A brass processional cross, also believed to be from West Torrington Church, was gratefully accepted, and Mr C.B. Sibthorpe made a gift of £10 for alter vessels. Other gifts kindly given included, altar linen and alms bags, a small bell from a farmyard and a parishioner and stonemason supplied St Faith’s with a font.

In February 1887 a Mission was conducted by Rev. A.F.W. Ingham (subsequently Bishop of Stepney) at St. Faith’s. No words can describe the resulting blessings. In the same year, a more suitable bell was procured from Rev. W. Kendall, the Vicar of St. Thomas, Stafford weighing nine hundredweight and costing £8.

At this time the huge debt of £1,450 still hung over the building, but by the final evening the Vicar was able to announce the whole of the debt had been removed. The church debt was finally paid by the Dedication Festival of 1897. Canon Wharton and his wife gave £1050; the Misses Bucknill £180 each and Mr Foster £500.

October 1898 the Lincolnshire Echo reported the ‘Dedication of a new reredos’. The reredos, designed by Mr Hodgson Fowler, of Durham, the architect of the church, were dedicated by the Lord Bishop on Wednesday evening, October 5th, the article states “The main ideas of this beautiful addition to the church is that the great feature to at once strike the eye should be Our Risen Lord, rising in glory from the tomb, in the foreground being the sleeping soldiers.”

The description mentions wonderful relief carving, exquisite painted figures representing the angels and is pronounced “thoroughly devotional”.

On Sunday 5th of October 1902 saw the ‘Dedication of a new window’, “The handsome church of St. Faith’s, Lincoln has been further beautified by the insertion of a stain glass window at the east end.”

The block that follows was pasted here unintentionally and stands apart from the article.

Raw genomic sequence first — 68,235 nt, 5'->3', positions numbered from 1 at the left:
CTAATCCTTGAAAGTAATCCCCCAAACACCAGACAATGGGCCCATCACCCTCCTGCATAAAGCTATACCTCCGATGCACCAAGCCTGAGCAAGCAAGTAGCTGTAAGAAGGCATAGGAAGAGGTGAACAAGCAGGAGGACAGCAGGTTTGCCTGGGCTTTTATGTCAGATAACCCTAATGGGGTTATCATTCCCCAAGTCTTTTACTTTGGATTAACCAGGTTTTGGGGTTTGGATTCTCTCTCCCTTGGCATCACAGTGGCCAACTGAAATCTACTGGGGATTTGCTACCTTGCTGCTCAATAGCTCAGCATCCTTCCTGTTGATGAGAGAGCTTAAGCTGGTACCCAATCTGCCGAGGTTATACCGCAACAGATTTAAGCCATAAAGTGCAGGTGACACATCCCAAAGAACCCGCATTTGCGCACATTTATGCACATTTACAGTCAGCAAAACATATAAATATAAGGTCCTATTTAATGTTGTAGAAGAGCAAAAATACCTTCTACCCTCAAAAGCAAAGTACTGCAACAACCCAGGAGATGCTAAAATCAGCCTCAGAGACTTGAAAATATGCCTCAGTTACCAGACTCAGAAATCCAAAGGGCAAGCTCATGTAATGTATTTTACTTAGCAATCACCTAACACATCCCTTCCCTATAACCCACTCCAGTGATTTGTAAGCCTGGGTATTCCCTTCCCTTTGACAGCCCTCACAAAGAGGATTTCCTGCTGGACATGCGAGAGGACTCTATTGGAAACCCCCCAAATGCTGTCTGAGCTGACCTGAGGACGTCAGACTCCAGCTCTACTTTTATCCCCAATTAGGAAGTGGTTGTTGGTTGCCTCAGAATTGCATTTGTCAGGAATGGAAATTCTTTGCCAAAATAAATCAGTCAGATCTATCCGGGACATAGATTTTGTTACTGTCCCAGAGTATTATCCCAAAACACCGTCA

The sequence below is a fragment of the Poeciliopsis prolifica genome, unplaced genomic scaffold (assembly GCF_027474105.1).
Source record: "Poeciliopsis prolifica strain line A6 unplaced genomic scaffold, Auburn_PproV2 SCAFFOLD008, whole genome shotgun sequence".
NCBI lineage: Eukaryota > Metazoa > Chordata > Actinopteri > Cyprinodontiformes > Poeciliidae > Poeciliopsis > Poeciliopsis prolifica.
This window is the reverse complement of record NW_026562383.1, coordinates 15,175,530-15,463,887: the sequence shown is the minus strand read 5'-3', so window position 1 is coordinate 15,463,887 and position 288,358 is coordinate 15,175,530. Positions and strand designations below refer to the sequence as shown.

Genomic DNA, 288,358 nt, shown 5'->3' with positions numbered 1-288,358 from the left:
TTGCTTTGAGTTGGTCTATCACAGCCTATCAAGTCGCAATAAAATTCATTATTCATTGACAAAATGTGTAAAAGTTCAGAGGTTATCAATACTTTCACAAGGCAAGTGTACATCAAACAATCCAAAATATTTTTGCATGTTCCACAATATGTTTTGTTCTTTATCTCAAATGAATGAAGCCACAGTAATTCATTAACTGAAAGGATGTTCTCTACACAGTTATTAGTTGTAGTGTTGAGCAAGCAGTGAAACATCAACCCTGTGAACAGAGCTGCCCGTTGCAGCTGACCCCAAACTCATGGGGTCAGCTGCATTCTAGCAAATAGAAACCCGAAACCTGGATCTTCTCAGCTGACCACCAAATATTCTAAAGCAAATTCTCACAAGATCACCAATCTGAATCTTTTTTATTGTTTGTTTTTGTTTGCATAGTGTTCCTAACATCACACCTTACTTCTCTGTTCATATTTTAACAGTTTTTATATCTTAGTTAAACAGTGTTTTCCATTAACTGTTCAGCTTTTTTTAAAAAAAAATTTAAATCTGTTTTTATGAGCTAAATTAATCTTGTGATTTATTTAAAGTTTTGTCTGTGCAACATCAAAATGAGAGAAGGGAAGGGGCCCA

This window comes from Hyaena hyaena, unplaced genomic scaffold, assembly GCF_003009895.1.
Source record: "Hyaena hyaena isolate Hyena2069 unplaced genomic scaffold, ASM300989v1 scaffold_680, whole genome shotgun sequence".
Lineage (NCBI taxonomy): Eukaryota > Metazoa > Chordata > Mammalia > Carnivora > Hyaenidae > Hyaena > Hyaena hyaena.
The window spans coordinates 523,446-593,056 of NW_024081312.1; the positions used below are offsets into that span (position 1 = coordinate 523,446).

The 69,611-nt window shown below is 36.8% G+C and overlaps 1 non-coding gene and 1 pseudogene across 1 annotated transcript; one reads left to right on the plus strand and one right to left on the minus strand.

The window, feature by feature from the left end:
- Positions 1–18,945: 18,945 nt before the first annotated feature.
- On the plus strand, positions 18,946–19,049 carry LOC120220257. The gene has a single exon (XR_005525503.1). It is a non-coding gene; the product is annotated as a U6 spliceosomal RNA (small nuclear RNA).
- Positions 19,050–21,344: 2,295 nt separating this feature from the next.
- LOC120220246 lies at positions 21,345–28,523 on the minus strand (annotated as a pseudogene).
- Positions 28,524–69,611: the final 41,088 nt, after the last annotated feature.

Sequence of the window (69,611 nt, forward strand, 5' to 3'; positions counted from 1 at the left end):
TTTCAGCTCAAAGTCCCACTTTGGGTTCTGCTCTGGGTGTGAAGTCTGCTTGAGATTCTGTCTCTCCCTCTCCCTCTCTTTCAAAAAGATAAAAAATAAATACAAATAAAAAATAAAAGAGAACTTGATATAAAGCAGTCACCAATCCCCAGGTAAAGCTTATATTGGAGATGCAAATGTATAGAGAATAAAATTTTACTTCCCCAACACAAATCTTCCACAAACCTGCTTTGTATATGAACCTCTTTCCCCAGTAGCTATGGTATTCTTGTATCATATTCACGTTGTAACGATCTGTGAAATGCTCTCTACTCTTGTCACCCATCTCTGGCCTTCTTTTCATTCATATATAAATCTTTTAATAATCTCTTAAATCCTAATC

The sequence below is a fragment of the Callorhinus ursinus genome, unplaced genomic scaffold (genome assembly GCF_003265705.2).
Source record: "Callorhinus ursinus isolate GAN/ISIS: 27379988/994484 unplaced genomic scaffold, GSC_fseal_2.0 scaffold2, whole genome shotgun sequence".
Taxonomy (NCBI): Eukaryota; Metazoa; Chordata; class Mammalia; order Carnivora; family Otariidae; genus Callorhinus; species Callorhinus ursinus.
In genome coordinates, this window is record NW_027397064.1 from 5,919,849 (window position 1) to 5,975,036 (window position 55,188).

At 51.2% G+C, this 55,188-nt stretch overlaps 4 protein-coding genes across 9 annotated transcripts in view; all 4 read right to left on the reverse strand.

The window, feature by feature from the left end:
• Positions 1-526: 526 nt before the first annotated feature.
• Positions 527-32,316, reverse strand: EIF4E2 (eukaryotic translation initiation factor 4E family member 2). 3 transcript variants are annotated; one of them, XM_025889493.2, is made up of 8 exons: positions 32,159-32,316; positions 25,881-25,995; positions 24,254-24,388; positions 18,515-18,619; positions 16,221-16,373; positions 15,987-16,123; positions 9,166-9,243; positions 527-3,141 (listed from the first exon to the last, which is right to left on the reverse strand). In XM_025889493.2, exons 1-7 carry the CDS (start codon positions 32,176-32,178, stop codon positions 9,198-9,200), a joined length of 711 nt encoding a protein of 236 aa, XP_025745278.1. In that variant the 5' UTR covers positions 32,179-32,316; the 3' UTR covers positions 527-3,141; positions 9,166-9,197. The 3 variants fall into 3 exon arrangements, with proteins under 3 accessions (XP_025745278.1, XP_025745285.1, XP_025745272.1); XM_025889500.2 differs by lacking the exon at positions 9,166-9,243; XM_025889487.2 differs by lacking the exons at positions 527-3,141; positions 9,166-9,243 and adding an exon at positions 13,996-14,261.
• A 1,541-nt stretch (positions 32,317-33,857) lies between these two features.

Excerpts and information taken from ‘A Short History of St. Faith’s Church, Lincoln’ by John Dixon B.A. (Open) and The Lincolnshire Echo from the British Library archives.

Church building:

St. Faith’s Church was designed by C. Hodgson Fowler of Durham (1840-1910) in the Neo-Perpendicular style and built between 1894 and 1895. Fowler was also the architect for the All Saints’ Church on Monks Road, in 1904, which has a very similar style to that of St. Faith’s.

The church is built of red brick, with a corbelled-out bell-cote with pyramid roof, on a buttress at the west end of the north aisle, and west front presents three gables to Charles Street West.

The design of St. Faith’s contains features unique to a structure of this time – which include, the sadly lost, scheme of stencilled decorations to the walls and ceiling in the chancel, as indicated on archived drawings and in other examples remaining in the West End. The choir benches and the chancel screen, both still intact, are features uncommon in churches of this size and design by Fowler.

A study of Fowler’s work has addressed questions of the doctrinal stance of his buildings (Wickstead 2001), and the layout, architectural details and fittings of St Faith’s will represent the state of doctrinal thinking at the turn of the century.

A vestry was built in 1931 to a design by the local architect William Gregory Watkins (1889-1959) working on behalf of William Watkins & Son.

Excerpts and information taken from ‘Lincoln’s West End: A History’ by Andrew Walker